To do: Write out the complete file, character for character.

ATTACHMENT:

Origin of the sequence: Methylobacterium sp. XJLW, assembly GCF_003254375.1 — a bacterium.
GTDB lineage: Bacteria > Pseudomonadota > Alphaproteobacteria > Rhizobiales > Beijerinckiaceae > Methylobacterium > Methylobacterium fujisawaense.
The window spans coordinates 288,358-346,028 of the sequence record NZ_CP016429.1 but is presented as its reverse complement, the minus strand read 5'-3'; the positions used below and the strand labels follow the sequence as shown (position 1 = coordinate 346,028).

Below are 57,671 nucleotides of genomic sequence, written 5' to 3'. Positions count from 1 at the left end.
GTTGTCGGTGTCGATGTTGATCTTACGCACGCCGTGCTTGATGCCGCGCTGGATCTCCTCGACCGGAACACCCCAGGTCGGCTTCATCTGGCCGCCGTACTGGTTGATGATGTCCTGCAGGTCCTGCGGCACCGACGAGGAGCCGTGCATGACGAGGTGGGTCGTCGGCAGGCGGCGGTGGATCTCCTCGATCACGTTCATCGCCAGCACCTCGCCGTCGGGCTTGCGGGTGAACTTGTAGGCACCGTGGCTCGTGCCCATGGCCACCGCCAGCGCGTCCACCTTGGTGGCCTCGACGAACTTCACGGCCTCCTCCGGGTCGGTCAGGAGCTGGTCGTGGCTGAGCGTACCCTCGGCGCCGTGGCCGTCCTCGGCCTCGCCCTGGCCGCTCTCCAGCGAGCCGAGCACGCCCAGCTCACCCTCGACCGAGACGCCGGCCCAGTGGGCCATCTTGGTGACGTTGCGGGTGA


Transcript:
Origin of the sequence: Methylobacterium sp. XJLW, assembly GCF_003254375.1 — a bacterium.
GTDB lineage: Bacteria > Pseudomonadota > Alphaproteobacteria > Rhizobiales > Beijerinckiaceae > Methylobacterium > Methylobacterium fujisawaense.
The window spans coordinates 288,358-346,028 of the sequence record NZ_CP016429.1 but is presented as its reverse complement, the minus strand read 5'-3'; the positions used below and the strand labels follow the sequence as shown (position 1 = coordinate 346,028).

Below are 57,671 nucleotides of genomic sequence, written 5' to 3'. Positions count from 1 at the left end.
GTTGTCGGTGTCGATGTTGATCTTACGCACGCCGTGCTTGATGCCGCGCTGGATCTCCTCGACCGGAACACCCCAGGTCGGCTTCATCTGGCCGCCGTACTGGTTGATGATGTCCTGCAGGTCCTGCGGCACCGACGAGGAGCCGTGCATGACGAGGTGGGTCGTCGGCAGGCGGCGGTGGATCTCCTCGATCACGTTCATCGCCAGCACCTCGCCGTCGGGCTTGCGGGTGAACTTGTAGGCACCGTGGCTCGTGCCCATGGCCACCGCCAGCGCGTCCACCTTGGTGGCCTCGACGAACTTCACGGCCTCCTCCGGGTCGGTCAGGAGCTGGTCGTGGCTGAGCGTACCCTCGGCGCCGTGGCCGTCCTCGGCCTCGCCCTGGCCGCTCTCCAGCGAGCCGAGCACGCCCAGCTCACCCTCGACCGAGACGCCGGCCCAGTGGGCCATCTTGGTGACGTTGCGGGTGA